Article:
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A number of countries have a list of occupational disorders for use in workers' compensation
processes and decisions. These lists have two potential uses � to formally recognise that a disorder may be related to work
(and so be potentially compensable), or to formally identify disorders that are likely to be related to work and so can be
considered to have arisen from work if sufficient relevant exposure can be confirmed. However, many of these lists have
The aim of this paper is to provide an overview of the concepts and approaches that should be taken into account
when developing a list of occupational disorders that can be accepted for fast tracking of the compensation claim.
Results and Conclusions:
A list of occupational disorders to be used as a schedule for compensation purposes is best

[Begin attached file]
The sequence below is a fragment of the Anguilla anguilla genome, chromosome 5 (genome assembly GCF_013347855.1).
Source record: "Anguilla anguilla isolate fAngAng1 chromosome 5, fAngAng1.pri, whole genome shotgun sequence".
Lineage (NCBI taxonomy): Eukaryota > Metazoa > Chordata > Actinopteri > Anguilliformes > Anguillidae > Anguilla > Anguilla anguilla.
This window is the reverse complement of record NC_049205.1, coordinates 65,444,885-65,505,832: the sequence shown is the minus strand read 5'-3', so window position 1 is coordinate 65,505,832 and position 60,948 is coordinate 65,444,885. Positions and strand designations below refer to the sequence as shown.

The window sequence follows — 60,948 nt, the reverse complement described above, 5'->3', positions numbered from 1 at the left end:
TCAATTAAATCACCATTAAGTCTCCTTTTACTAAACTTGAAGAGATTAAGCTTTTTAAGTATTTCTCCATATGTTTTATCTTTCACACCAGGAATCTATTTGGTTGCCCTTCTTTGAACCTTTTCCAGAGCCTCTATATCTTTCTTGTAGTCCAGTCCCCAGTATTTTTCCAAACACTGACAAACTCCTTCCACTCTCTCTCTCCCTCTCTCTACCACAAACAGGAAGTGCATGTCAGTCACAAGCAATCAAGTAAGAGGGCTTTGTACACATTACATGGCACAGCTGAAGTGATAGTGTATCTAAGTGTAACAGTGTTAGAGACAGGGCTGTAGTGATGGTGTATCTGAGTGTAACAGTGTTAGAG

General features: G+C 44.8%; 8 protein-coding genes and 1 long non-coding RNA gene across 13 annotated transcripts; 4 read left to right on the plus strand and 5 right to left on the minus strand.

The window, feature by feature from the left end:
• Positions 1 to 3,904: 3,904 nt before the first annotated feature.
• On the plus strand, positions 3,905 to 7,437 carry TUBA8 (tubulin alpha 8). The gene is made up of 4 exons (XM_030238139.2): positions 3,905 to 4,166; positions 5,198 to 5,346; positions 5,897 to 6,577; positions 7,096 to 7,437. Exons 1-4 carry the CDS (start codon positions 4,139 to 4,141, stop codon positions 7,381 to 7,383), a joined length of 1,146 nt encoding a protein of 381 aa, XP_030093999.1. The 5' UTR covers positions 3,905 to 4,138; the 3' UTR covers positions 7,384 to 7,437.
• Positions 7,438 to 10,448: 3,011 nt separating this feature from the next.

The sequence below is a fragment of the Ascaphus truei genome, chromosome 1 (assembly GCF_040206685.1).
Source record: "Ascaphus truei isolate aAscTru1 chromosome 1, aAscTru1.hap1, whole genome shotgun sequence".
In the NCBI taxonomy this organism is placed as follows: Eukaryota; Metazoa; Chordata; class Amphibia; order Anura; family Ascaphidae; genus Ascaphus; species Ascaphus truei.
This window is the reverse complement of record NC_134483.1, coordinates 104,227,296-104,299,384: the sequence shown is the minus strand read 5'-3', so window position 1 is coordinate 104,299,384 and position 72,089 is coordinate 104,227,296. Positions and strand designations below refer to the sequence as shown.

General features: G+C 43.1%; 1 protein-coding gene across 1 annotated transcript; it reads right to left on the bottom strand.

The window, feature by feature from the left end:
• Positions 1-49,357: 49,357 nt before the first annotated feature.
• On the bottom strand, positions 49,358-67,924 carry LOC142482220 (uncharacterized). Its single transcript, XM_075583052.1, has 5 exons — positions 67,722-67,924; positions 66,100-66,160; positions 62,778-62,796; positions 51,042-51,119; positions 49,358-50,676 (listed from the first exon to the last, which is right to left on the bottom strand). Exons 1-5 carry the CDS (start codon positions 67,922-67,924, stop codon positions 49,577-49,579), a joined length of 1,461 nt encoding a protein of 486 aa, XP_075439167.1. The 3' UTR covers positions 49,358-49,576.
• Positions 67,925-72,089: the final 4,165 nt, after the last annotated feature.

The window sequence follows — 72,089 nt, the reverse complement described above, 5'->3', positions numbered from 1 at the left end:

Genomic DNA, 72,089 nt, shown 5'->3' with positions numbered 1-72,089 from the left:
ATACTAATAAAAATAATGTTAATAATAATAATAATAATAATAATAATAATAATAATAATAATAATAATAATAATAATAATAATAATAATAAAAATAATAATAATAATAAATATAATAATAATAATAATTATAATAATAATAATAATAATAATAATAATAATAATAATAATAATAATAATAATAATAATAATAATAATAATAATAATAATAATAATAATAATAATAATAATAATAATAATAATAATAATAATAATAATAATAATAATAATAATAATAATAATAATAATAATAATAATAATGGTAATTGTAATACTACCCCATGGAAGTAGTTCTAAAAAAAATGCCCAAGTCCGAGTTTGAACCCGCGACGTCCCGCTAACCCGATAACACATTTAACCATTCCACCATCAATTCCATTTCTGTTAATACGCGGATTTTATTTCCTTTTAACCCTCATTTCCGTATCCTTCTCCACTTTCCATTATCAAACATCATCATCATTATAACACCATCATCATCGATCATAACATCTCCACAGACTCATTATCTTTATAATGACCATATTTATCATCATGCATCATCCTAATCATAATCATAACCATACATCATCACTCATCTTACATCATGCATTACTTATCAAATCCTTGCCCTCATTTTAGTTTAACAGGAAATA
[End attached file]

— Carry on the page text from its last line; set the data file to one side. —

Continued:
based on a combination of specific disorder-exposure combinations, unless the number of potential exposures linked to a
particular disorder, or the number of disorders linked to a particular exposure, make it impractical to list them all. For inclusion
in a schedule it is desirable that there is strong evidence of causal link between the occupational exposure and the
disorder; there are clear and repeatable criteria for diagnosing the disorder; and the disorder comprises a considerable proportion
of the cases of that disorder in the overall population or an identifiable subset of the population.